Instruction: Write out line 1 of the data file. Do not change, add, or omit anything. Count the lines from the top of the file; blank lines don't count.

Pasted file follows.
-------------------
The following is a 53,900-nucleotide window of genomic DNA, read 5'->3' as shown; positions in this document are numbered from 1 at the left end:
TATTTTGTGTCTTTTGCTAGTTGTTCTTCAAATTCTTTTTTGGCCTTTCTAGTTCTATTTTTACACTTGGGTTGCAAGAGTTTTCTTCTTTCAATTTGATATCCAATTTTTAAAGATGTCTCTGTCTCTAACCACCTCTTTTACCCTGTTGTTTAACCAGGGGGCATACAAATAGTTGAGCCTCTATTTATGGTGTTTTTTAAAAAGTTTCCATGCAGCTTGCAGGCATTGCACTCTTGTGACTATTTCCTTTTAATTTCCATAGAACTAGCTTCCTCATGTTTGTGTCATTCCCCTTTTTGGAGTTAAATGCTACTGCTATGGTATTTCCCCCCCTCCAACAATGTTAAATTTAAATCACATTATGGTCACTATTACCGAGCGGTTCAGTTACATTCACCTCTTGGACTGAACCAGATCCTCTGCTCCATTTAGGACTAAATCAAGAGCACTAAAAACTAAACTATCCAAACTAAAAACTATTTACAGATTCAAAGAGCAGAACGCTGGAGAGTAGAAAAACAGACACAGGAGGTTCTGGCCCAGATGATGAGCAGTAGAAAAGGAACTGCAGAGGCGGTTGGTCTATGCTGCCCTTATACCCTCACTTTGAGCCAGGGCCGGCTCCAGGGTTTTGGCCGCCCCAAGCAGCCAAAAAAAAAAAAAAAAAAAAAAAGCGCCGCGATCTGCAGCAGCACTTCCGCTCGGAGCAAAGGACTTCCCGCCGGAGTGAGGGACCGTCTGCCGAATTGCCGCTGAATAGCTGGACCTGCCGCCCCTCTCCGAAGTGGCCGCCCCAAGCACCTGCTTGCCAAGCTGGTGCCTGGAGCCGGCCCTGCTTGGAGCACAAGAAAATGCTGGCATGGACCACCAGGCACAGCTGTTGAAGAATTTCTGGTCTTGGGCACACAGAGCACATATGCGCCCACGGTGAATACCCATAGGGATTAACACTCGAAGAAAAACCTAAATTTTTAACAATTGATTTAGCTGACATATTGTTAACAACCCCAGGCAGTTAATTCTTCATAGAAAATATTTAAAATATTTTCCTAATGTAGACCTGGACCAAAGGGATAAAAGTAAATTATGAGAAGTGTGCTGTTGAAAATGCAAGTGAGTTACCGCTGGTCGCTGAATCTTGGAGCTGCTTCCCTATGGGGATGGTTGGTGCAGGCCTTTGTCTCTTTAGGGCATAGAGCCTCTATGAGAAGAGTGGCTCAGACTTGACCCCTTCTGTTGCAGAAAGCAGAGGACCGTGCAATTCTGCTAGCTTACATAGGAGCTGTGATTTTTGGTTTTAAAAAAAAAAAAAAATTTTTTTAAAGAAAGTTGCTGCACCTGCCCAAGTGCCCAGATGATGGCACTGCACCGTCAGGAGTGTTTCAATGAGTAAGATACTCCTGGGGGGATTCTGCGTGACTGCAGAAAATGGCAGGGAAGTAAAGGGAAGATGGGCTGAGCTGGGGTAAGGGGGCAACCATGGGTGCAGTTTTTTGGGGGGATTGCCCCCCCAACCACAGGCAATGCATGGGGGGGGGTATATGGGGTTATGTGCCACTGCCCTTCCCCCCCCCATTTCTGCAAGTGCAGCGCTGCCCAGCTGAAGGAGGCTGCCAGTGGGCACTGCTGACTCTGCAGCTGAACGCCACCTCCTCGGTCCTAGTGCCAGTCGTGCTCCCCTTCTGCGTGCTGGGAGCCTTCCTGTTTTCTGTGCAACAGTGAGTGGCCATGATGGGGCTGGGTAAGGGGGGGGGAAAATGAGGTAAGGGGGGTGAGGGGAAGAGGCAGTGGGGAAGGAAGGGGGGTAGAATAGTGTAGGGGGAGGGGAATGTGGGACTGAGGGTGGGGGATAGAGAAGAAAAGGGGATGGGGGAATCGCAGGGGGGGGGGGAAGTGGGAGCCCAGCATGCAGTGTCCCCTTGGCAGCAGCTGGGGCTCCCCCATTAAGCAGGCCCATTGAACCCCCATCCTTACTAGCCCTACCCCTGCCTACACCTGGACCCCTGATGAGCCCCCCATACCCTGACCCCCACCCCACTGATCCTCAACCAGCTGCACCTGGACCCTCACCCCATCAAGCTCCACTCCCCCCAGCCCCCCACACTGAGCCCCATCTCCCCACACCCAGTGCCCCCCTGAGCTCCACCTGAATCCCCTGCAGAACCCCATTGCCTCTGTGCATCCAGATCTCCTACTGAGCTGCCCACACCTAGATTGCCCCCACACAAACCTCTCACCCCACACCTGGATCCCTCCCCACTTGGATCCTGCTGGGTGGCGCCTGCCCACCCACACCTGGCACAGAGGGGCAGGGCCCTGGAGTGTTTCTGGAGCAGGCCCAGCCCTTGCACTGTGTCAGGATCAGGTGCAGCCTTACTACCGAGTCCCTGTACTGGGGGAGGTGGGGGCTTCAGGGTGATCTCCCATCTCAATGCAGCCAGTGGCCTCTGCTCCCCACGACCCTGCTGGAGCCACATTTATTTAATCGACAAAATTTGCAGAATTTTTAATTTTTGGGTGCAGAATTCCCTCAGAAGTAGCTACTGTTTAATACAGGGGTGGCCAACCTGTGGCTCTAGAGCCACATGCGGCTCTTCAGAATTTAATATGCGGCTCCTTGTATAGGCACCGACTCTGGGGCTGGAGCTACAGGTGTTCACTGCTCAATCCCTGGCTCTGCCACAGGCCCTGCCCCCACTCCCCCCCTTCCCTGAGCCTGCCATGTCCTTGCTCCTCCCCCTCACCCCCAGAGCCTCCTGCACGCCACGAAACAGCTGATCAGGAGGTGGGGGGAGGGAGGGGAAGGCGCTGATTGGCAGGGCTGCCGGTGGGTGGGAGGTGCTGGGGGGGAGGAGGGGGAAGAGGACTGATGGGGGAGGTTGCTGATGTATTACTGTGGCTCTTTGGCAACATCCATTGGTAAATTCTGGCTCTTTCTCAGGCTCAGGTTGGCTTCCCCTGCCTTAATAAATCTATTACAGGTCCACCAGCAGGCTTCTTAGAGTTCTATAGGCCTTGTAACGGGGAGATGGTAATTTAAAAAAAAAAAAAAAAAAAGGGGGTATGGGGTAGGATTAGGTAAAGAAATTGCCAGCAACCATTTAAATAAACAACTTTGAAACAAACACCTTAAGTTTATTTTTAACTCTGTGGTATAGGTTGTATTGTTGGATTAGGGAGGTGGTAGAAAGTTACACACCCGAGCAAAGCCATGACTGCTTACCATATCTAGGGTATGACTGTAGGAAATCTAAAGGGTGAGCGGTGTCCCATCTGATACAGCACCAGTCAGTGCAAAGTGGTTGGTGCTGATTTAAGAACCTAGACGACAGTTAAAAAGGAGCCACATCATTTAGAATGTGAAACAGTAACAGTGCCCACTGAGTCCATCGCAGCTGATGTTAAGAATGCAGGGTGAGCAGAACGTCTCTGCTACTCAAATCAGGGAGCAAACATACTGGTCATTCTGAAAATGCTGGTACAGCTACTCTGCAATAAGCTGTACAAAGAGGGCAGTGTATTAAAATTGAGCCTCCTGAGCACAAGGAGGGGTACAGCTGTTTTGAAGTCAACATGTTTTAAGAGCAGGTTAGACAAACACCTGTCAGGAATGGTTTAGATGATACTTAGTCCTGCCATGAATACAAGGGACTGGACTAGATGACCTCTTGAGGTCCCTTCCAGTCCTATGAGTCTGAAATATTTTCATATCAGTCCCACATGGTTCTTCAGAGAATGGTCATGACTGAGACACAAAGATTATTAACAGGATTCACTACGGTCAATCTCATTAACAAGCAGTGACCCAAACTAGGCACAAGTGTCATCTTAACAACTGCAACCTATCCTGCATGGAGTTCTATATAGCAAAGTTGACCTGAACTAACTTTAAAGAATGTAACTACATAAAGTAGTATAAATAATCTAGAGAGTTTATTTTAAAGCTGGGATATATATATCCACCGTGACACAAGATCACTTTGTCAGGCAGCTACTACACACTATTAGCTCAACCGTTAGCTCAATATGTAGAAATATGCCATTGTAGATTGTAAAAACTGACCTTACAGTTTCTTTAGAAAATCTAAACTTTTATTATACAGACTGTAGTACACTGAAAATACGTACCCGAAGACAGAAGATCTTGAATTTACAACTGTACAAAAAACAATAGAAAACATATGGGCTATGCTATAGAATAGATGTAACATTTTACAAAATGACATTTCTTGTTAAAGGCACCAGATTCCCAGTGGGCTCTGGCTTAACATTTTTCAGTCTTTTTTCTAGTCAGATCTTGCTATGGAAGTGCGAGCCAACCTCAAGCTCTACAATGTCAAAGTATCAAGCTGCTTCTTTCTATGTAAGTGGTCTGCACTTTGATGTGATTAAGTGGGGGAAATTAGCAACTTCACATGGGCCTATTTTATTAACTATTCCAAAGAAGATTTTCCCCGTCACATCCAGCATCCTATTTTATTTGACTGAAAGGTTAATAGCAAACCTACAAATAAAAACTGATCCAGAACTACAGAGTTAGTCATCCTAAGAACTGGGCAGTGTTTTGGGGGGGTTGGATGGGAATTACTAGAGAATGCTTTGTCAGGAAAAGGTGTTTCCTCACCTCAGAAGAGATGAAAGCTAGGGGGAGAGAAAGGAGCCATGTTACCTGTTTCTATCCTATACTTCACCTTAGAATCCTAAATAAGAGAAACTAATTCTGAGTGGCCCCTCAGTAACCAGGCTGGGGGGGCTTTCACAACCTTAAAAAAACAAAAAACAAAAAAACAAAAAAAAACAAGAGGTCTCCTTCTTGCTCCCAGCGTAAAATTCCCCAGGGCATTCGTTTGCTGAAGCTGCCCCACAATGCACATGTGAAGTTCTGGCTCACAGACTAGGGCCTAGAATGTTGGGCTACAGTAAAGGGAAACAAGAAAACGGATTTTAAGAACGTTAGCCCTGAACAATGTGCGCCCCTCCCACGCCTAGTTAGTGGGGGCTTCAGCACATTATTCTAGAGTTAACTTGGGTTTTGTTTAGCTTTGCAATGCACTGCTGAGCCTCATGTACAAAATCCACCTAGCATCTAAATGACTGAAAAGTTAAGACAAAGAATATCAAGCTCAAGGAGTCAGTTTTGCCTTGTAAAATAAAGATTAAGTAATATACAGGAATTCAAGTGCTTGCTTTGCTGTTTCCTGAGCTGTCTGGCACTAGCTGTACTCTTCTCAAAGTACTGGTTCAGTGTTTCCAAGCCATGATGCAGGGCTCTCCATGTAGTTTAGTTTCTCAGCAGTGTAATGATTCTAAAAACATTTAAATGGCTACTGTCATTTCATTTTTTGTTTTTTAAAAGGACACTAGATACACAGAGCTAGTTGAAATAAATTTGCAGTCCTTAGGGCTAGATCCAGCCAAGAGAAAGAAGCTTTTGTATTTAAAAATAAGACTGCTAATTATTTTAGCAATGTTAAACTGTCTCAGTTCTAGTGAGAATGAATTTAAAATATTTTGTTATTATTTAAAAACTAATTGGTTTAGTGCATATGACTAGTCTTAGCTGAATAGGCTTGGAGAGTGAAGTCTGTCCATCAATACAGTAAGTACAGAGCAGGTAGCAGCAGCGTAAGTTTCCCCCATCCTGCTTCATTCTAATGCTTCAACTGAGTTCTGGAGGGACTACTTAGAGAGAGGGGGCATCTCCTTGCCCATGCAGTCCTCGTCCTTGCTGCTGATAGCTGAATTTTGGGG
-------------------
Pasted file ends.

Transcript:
The following is a 53,900-nucleotide window of genomic DNA, read 5'->3' as shown; positions in this document are numbered from 1 at the left end: